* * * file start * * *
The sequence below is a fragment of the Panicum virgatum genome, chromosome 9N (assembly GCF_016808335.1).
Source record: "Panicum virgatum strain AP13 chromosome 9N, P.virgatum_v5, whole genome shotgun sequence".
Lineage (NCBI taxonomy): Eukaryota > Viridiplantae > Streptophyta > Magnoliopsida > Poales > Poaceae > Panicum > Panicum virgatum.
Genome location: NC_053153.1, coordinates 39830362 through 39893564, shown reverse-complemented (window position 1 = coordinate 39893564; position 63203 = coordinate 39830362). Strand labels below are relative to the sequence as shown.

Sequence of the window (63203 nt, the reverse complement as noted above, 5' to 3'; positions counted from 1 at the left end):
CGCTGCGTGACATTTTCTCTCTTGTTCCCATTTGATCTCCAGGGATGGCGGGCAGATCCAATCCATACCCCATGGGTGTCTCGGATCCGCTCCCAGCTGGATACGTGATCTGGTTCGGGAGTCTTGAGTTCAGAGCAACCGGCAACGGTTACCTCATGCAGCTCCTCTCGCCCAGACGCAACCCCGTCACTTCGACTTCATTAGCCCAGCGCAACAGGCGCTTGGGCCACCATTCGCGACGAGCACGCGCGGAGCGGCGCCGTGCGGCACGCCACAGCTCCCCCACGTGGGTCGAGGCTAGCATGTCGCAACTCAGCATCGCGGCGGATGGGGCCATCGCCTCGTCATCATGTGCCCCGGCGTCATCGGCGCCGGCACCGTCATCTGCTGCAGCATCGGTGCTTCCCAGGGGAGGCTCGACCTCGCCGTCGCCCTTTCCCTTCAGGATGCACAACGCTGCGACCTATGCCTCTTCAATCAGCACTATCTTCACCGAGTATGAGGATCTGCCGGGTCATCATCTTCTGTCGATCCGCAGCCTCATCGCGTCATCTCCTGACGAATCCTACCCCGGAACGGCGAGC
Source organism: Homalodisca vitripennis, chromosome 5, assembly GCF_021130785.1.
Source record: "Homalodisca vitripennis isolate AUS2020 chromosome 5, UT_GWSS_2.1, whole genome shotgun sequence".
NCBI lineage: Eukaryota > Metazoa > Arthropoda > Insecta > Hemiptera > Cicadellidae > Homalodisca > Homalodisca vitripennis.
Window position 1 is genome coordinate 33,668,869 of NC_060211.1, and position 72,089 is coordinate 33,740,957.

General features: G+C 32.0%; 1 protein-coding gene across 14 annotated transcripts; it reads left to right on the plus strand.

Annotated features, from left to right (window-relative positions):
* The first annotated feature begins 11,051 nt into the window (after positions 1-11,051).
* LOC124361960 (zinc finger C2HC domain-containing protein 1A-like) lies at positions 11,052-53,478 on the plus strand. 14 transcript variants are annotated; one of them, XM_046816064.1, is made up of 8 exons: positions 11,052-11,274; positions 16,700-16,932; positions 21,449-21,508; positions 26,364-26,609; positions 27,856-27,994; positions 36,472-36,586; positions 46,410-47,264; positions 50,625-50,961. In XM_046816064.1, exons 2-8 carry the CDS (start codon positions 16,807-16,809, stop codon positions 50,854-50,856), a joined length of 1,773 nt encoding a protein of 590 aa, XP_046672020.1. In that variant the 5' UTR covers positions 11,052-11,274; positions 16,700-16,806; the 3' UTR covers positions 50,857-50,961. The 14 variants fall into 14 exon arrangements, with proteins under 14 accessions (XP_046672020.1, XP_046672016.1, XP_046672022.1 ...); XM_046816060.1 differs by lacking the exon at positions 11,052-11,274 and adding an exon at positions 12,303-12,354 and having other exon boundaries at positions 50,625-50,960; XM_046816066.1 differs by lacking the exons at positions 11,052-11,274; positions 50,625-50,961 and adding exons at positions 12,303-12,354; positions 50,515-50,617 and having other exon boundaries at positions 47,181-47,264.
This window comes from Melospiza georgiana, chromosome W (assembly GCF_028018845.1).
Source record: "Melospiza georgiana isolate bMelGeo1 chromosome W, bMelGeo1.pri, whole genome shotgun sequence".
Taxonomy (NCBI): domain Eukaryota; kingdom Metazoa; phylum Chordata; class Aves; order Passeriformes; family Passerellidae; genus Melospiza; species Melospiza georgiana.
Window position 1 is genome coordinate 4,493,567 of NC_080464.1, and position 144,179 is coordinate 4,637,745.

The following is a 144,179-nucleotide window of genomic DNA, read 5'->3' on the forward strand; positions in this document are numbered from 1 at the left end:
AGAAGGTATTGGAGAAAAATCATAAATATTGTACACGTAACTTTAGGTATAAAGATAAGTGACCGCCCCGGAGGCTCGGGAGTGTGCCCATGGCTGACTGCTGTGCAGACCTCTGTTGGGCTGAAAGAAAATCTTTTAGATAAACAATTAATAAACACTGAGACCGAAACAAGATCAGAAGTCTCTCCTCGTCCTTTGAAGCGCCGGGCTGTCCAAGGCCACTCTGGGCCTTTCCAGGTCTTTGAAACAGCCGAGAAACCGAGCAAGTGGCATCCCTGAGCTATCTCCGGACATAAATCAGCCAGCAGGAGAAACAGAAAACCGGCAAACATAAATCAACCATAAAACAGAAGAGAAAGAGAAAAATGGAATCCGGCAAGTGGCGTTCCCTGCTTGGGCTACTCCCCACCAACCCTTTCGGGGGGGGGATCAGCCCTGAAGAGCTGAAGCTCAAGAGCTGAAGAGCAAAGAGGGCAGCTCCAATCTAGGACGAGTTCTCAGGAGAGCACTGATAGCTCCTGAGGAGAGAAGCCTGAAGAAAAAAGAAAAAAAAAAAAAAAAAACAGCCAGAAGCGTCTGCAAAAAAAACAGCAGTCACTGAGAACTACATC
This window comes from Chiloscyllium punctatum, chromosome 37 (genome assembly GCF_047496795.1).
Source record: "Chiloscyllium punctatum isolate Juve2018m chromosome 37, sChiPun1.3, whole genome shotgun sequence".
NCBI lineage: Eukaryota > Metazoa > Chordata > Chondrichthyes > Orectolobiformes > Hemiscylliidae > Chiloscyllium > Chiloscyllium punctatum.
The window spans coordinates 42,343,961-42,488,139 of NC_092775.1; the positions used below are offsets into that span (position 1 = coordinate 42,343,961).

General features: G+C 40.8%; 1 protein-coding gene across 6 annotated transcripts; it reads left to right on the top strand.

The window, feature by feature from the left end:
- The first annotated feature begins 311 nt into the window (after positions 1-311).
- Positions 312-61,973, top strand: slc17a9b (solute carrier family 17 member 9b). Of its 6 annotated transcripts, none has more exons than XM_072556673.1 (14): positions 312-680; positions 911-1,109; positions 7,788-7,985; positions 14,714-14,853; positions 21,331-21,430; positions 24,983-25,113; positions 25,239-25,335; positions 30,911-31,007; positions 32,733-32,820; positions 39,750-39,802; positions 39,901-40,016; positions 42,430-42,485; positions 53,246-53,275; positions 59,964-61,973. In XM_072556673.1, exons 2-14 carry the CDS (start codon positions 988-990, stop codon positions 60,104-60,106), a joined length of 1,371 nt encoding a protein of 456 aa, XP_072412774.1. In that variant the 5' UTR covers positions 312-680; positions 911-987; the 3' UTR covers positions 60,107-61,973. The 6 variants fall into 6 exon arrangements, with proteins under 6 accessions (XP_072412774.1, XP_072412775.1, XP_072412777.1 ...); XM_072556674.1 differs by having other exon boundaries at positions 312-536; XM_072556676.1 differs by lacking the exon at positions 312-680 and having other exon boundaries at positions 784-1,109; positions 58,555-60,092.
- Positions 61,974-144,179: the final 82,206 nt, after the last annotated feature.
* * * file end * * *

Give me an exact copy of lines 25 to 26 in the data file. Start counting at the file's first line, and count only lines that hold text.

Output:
General features: G+C 40.8%; 1 protein-coding gene across 6 annotated transcripts; it reads left to right on the top strand.

The window, feature by feature from the left end: